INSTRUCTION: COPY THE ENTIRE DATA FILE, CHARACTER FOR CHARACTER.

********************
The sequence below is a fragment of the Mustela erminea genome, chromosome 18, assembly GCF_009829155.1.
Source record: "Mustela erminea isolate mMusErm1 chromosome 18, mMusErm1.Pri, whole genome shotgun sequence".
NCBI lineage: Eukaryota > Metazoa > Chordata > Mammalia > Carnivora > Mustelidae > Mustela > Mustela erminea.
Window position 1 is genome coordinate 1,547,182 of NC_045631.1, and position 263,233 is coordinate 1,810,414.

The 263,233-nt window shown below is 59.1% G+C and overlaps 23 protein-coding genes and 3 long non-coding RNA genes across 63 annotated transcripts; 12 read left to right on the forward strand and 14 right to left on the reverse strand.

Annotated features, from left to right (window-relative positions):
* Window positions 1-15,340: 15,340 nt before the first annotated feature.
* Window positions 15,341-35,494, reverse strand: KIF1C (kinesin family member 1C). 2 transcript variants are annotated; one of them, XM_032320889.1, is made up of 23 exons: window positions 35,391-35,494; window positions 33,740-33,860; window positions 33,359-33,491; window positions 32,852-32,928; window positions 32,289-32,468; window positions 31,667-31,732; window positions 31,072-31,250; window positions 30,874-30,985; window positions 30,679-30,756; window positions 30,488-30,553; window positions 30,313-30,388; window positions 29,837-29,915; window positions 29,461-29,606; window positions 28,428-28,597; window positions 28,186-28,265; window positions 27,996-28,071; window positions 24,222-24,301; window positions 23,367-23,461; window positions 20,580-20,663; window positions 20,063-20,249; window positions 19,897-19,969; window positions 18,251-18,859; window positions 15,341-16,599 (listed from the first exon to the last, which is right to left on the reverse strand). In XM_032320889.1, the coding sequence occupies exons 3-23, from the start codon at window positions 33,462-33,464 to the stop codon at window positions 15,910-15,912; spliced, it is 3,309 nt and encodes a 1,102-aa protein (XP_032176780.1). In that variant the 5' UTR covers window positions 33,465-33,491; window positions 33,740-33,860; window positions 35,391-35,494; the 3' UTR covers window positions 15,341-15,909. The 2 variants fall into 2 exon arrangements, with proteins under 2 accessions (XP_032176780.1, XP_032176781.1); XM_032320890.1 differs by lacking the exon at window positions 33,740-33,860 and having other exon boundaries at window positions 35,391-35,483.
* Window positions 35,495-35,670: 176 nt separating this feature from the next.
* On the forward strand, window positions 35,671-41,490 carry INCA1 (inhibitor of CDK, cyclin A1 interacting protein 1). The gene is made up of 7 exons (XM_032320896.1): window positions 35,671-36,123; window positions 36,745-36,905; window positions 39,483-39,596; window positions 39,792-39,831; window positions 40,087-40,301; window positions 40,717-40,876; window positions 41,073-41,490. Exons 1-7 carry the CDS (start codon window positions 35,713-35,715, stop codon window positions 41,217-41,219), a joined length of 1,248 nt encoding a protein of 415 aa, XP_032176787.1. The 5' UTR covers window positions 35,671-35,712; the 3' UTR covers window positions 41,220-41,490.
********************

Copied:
The sequence below is a fragment of the Mustela erminea genome, chromosome 18, assembly GCF_009829155.1.
Source record: "Mustela erminea isolate mMusErm1 chromosome 18, mMusErm1.Pri, whole genome shotgun sequence".
NCBI lineage: Eukaryota > Metazoa > Chordata > Mammalia > Carnivora > Mustelidae > Mustela > Mustela erminea.
Window position 1 is genome coordinate 1,547,182 of NC_045631.1, and position 263,233 is coordinate 1,810,414.

The 263,233-nt window shown below is 59.1% G+C and overlaps 23 protein-coding genes and 3 long non-coding RNA genes across 63 annotated transcripts; 12 read left to right on the forward strand and 14 right to left on the reverse strand.

Annotated features, from left to right (window-relative positions):
* Window positions 1-15,340: 15,340 nt before the first annotated feature.
* Window positions 15,341-35,494, reverse strand: KIF1C (kinesin family member 1C). 2 transcript variants are annotated; one of them, XM_032320889.1, is made up of 23 exons: window positions 35,391-35,494; window positions 33,740-33,860; window positions 33,359-33,491; window positions 32,852-32,928; window positions 32,289-32,468; window positions 31,667-31,732; window positions 31,072-31,250; window positions 30,874-30,985; window positions 30,679-30,756; window positions 30,488-30,553; window positions 30,313-30,388; window positions 29,837-29,915; window positions 29,461-29,606; window positions 28,428-28,597; window positions 28,186-28,265; window positions 27,996-28,071; window positions 24,222-24,301; window positions 23,367-23,461; window positions 20,580-20,663; window positions 20,063-20,249; window positions 19,897-19,969; window positions 18,251-18,859; window positions 15,341-16,599 (listed from the first exon to the last, which is right to left on the reverse strand). In XM_032320889.1, the coding sequence occupies exons 3-23, from the start codon at window positions 33,462-33,464 to the stop codon at window positions 15,910-15,912; spliced, it is 3,309 nt and encodes a 1,102-aa protein (XP_032176780.1). In that variant the 5' UTR covers window positions 33,465-33,491; window positions 33,740-33,860; window positions 35,391-35,494; the 3' UTR covers window positions 15,341-15,909. The 2 variants fall into 2 exon arrangements, with proteins under 2 accessions (XP_032176780.1, XP_032176781.1); XM_032320890.1 differs by lacking the exon at window positions 33,740-33,860 and having other exon boundaries at window positions 35,391-35,483.
* Window positions 35,495-35,670: 176 nt separating this feature from the next.
* On the forward strand, window positions 35,671-41,490 carry INCA1 (inhibitor of CDK, cyclin A1 interacting protein 1). The gene is made up of 7 exons (XM_032320896.1): window positions 35,671-36,123; window positions 36,745-36,905; window positions 39,483-39,596; window positions 39,792-39,831; window positions 40,087-40,301; window positions 40,717-40,876; window positions 41,073-41,490. Exons 1-7 carry the CDS (start codon window positions 35,713-35,715, stop codon window positions 41,217-41,219), a joined length of 1,248 nt encoding a protein of 415 aa, XP_032176787.1. The 5' UTR covers window positions 35,671-35,712; the 3' UTR covers window positions 41,220-41,490.